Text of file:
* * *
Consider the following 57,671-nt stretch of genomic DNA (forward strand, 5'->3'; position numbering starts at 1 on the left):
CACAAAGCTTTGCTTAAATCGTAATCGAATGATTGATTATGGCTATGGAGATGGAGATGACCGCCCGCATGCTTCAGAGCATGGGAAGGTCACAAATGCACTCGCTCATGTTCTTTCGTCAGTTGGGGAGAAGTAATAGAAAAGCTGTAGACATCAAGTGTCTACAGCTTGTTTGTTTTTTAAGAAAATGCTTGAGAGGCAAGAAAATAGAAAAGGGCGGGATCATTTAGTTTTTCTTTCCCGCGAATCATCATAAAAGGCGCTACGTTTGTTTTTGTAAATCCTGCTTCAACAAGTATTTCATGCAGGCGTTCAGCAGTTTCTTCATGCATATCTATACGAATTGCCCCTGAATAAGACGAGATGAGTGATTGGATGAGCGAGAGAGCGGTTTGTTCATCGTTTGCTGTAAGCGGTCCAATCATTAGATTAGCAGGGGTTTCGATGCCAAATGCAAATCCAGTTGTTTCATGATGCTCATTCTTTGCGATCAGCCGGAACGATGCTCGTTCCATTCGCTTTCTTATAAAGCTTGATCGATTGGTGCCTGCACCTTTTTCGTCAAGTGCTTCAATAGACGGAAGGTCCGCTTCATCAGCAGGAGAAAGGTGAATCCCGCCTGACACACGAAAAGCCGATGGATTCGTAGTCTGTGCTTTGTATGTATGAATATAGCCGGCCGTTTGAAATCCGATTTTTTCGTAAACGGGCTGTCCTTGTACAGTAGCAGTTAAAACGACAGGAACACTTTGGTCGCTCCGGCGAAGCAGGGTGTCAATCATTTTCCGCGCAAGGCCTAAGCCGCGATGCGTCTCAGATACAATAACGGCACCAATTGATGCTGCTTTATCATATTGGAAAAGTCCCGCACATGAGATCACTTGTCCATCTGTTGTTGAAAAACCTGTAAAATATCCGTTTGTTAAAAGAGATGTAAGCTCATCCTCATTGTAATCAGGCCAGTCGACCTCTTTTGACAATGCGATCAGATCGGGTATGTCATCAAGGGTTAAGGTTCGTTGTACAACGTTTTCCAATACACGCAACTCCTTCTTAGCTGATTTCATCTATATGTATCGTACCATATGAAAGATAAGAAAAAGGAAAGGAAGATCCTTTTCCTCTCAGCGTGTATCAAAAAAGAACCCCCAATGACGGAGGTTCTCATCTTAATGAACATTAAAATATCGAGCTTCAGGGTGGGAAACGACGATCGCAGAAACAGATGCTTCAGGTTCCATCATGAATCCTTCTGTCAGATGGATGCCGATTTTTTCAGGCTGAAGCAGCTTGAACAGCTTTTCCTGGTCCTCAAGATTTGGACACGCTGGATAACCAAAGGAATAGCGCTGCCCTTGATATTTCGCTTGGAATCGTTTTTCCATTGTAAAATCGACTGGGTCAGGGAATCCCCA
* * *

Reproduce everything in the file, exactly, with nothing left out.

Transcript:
Consider the following 57,671-nt stretch of genomic DNA (forward strand, 5'->3'; position numbering starts at 1 on the left):
CACAAAGCTTTGCTTAAATCGTAATCGAATGATTGATTATGGCTATGGAGATGGAGATGACCGCCCGCATGCTTCAGAGCATGGGAAGGTCACAAATGCACTCGCTCATGTTCTTTCGTCAGTTGGGGAGAAGTAATAGAAAAGCTGTAGACATCAAGTGTCTACAGCTTGTTTGTTTTTTAAGAAAATGCTTGAGAGGCAAGAAAATAGAAAAGGGCGGGATCATTTAGTTTTTCTTTCCCGCGAATCATCATAAAAGGCGCTACGTTTGTTTTTGTAAATCCTGCTTCAACAAGTATTTCATGCAGGCGTTCAGCAGTTTCTTCATGCATATCTATACGAATTGCCCCTGAATAAGACGAGATGAGTGATTGGATGAGCGAGAGAGCGGTTTGTTCATCGTTTGCTGTAAGCGGTCCAATCATTAGATTAGCAGGGGTTTCGATGCCAAATGCAAATCCAGTTGTTTCATGATGCTCATTCTTTGCGATCAGCCGGAACGATGCTCGTTCCATTCGCTTTCTTATAAAGCTTGATCGATTGGTGCCTGCACCTTTTTCGTCAAGTGCTTCAATAGACGGAAGGTCCGCTTCATCAGCAGGAGAAAGGTGAATCCCGCCTGACACACGAAAAGCCGATGGATTCGTAGTCTGTGCTTTGTATGTATGAATATAGCCGGCCGTTTGAAATCCGATTTTTTCGTAAACGGGCTGTCCTTGTACAGTAGCAGTTAAAACGACAGGAACACTTTGGTCGCTCCGGCGAAGCAGGGTGTCAATCATTTTCCGCGCAAGGCCTAAGCCGCGATGCGTCTCAGATACAATAACGGCACCAATTGATGCTGCTTTATCATATTGGAAAAGTCCCGCACATGAGATCACTTGTCCATCTGTTGTTGAAAAACCTGTAAAATATCCGTTTGTTAAAAGAGATGTAAGCTCATCCTCATTGTAATCAGGCCAGTCGACCTCTTTTGACAATGCGATCAGATCGGGTATGTCATCAAGGGTTAAGGTTCGTTGTACAACGTTTTCCAATACACGCAACTCCTTCTTAGCTGATTTCATCTATATGTATCGTACCATATGAAAGATAAGAAAAAGGAAAGGAAGATCCTTTTCCTCTCAGCGTGTATCAAAAAAGAACCCCCAATGACGGAGGTTCTCATCTTAATGAACATTAAAATATCGAGCTTCAGGGTGGGAAACGACGATCGCAGAAACAGATGCTTCAGGTTCCATCATGAATCCTTCTGTCAGATGGATGCCGATTTTTTCAGGCTGAAGCAGCTTGAACAGCTTTTCCTGGTCCTCAAGATTTGGACACGCTGGATAACCAAAGGAATAGCGCTGCCCTTGATATTTCGCTTGGAATCGTTTTTCCATTGTAAAATCGACTGGGTCAGGGAATCCCCA